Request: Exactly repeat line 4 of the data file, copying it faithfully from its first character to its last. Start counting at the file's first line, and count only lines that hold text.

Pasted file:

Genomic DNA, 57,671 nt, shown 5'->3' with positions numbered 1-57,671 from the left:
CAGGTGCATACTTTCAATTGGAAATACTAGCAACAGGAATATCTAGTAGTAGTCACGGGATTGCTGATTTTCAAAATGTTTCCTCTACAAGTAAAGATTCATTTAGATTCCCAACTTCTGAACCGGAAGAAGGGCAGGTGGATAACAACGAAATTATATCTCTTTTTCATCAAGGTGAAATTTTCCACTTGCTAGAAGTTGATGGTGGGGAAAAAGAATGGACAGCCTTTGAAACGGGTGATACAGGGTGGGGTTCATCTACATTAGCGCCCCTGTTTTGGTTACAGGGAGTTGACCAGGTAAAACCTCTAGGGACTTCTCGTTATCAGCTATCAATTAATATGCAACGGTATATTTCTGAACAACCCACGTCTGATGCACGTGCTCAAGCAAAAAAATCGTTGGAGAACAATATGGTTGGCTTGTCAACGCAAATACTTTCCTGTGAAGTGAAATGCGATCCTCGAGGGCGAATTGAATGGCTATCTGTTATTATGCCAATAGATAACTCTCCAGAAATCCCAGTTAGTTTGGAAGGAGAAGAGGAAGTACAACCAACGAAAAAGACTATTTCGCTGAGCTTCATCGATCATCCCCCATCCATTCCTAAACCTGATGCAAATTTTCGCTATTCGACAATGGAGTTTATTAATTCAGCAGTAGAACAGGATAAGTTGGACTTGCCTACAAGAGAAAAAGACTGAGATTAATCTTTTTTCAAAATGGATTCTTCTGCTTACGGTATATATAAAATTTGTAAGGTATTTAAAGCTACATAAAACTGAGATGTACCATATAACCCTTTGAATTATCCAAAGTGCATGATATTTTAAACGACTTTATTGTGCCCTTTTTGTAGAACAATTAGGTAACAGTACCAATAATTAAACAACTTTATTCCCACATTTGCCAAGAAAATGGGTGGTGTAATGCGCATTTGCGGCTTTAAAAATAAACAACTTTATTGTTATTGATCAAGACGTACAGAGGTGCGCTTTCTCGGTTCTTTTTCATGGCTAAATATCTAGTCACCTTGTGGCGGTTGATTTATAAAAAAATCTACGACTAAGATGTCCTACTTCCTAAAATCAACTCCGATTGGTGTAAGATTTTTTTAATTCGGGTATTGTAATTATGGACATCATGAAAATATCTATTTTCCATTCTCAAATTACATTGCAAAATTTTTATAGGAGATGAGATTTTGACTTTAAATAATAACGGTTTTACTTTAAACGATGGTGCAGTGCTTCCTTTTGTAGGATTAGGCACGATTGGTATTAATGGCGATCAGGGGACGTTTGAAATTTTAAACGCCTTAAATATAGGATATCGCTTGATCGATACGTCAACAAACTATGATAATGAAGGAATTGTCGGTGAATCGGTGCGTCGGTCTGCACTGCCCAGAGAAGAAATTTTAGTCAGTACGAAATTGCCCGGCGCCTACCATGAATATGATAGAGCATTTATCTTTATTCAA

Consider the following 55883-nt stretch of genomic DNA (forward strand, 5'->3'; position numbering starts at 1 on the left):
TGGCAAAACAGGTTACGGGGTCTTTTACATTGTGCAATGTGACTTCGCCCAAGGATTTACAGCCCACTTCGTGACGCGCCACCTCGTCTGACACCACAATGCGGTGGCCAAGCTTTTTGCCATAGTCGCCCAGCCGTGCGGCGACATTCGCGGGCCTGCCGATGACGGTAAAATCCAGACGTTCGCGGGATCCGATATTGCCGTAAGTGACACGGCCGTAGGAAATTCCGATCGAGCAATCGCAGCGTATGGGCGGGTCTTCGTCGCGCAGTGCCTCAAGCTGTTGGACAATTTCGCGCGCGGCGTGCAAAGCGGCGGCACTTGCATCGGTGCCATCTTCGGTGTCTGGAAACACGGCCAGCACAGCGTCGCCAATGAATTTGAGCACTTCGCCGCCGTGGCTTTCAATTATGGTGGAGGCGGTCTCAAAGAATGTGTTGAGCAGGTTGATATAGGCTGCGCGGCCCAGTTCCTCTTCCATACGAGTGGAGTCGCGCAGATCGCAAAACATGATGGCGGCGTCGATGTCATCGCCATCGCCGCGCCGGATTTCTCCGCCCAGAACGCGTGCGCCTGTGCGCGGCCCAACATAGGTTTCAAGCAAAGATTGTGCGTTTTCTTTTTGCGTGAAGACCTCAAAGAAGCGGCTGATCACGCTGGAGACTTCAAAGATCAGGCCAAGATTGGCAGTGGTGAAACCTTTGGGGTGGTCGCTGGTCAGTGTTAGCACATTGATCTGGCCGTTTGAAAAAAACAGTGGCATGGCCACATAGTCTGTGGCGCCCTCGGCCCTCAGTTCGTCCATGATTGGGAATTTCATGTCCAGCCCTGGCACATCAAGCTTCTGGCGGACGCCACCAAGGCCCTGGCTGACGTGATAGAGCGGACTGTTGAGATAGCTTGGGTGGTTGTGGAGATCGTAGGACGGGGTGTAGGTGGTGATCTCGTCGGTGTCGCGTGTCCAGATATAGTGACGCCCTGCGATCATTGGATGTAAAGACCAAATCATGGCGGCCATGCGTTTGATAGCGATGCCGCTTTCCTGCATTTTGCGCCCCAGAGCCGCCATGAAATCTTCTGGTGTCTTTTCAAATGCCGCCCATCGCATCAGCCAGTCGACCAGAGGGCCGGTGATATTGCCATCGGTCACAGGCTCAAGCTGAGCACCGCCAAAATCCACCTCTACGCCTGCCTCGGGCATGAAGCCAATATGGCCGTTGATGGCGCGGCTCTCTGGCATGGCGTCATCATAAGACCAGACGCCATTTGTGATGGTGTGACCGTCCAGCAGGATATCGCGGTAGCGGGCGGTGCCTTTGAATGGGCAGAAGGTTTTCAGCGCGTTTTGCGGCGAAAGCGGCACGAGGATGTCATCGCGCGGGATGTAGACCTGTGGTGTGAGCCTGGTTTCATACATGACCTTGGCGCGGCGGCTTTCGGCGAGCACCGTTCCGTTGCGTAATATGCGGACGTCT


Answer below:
TGGCAAAACAGGTTACGGGGTCTTTTACATTGTGCAATGTGACTTCGCCCAAGGATTTACAGCCCACTTCGTGACGCGCCACCTCGTCTGACACCACAATGCGGTGGCCAAGCTTTTTGCCATAGTCGCCCAGCCGTGCGGCGACATTCGCGGGCCTGCCGATGACGGTAAAATCCAGACGTTCGCGGGATCCGATATTGCCGTAAGTGACACGGCCGTAGGAAATTCCGATCGAGCAATCGCAGCGTATGGGCGGGTCTTCGTCGCGCAGTGCCTCAAGCTGTTGGACAATTTCGCGCGCGGCGTGCAAAGCGGCGGCACTTGCATCGGTGCCATCTTCGGTGTCTGGAAACACGGCCAGCACAGCGTCGCCAATGAATTTGAGCACTTCGCCGCCGTGGCTTTCAATTATGGTGGAGGCGGTCTCAAAGAATGTGTTGAGCAGGTTGATATAGGCTGCGCGGCCCAGTTCCTCTTCCATACGAGTGGAGTCGCGCAGATCGCAAAACATGATGGCGGCGTCGATGTCATCGCCATCGCCGCGCCGGATTTCTCCGCCCAGAACGCGTGCGCCTGTGCGCGGCCCAACATAGGTTTCAAGCAAAGATTGTGCGTTTTCTTTTTGCGTGAAGACCTCAAAGAAGCGGCTGATCACGCTGGAGACTTCAAAGATCAGGCCAAGATTGGCAGTGGTGAAACCTTTGGGGTGGTCGCTGGTCAGTGTTAGCACATTGATCTGGCCGTTTGAAAAAAACAGTGGCATGGCCACATAGTCTGTGGCGCCCTCGGCCCTCAGTTCGTCCATGATTGGGAATTTCATGTCCAGCCCTGGCACATCAAGCTTCTGGCGGACGCCACCAAGGCCCTGGCTGACGTGATAGAGCGGACTGTTGAGATAGCTTGGGTGGTTGTGGAGATCGTAGGACGGGGTGTAGGTGGTGATCTCGTCGGTGTCGCGTGTCCAGATATAGTGACGCCCTGCGATCATTGGATGTAAAGACCAAATCATGGCGGCCATGCGTTTGATAGCGATGCCGCTTTCCTGCATTTTGCGCCCCAGAGCCGCCATGAAATCTTCTGGTGTCTTTTCAAATGCCGCCCATCGCATCAGCCAGTCGACCAGAGGGCCGGTGATATTGCCATCGGTCACAGGCTCAAGCTGAGCACCGCCAAAATCCACCTCTACGCCTGCCTCGGGCATGAAGCCAATATGGCCGTTGATGGCGCGGCTCTCTGGCATGGCGTCATCATAAGACCAGACGCCATTTGTGATGGTGTGACCGTCCAGCAGGATATCGCGGTAGCGGGCGGTGCCTTTGAATGGGCAGAAGGTTTTCAGCGCGTTTTGCGGCGAAAGCGGCACGAGGATGTCATCGCGCGGGATGTAGACCTGTGGTGTGAGCCTGGTTTCATACATGACCTTGGCGCGGCGGCTTTCGGCGAGCACCGTTCCGTTGCGTAATATGCGGACGTCT